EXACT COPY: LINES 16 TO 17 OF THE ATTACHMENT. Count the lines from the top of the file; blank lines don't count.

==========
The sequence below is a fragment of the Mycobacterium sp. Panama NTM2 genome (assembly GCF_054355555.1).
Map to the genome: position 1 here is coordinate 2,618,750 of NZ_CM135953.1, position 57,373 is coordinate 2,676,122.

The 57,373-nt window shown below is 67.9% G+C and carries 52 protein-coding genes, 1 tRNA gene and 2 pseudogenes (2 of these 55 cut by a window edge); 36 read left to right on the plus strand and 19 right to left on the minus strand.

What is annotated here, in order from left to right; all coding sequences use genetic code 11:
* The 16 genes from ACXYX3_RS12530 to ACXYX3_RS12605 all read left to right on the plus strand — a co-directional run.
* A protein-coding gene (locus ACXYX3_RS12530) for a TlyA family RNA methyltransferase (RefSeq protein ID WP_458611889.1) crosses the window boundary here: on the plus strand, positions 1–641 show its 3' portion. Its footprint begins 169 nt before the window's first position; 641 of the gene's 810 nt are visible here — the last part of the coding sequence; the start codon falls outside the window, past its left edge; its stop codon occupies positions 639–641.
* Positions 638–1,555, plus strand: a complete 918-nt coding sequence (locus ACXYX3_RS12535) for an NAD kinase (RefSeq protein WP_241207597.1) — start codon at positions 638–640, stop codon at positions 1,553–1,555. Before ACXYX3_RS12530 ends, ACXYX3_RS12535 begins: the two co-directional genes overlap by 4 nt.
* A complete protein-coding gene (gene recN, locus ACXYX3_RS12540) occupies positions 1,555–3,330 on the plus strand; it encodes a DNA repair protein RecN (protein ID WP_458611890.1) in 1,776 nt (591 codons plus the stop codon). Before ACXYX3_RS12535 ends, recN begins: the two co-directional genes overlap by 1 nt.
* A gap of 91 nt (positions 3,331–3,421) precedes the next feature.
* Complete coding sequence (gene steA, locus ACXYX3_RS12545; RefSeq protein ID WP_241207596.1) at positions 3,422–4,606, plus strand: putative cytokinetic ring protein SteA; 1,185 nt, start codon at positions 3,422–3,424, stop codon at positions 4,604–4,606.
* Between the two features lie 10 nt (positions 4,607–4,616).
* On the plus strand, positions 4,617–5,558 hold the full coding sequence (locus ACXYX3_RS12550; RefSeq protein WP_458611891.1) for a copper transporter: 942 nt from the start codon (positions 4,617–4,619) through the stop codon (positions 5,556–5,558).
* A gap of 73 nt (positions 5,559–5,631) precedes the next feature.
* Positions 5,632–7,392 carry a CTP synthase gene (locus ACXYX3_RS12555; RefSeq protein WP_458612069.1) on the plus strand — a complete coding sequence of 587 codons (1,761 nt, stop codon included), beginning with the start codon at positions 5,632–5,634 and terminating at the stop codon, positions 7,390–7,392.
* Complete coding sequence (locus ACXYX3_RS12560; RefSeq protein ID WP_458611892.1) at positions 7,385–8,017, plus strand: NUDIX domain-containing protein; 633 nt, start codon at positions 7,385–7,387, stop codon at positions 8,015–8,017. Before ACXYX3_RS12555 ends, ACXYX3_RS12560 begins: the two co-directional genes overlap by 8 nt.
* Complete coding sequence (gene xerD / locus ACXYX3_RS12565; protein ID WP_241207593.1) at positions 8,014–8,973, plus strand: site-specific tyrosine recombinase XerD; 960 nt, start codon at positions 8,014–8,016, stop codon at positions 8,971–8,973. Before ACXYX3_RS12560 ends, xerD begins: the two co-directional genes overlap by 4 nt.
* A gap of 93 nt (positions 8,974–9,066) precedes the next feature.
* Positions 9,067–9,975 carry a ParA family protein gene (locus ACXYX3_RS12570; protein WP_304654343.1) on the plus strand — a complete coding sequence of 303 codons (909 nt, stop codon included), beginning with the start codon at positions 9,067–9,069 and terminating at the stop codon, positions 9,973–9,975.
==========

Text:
* Complete coding sequence (gene xerD / locus ACXYX3_RS12565; protein ID WP_241207593.1) at positions 8,014–8,973, plus strand: site-specific tyrosine recombinase XerD; 960 nt, start codon at positions 8,014–8,016, stop codon at positions 8,971–8,973. Before ACXYX3_RS12560 ends, xerD begins: the two co-directional genes overlap by 4 nt.
* A gap of 93 nt (positions 8,974–9,066) precedes the next feature.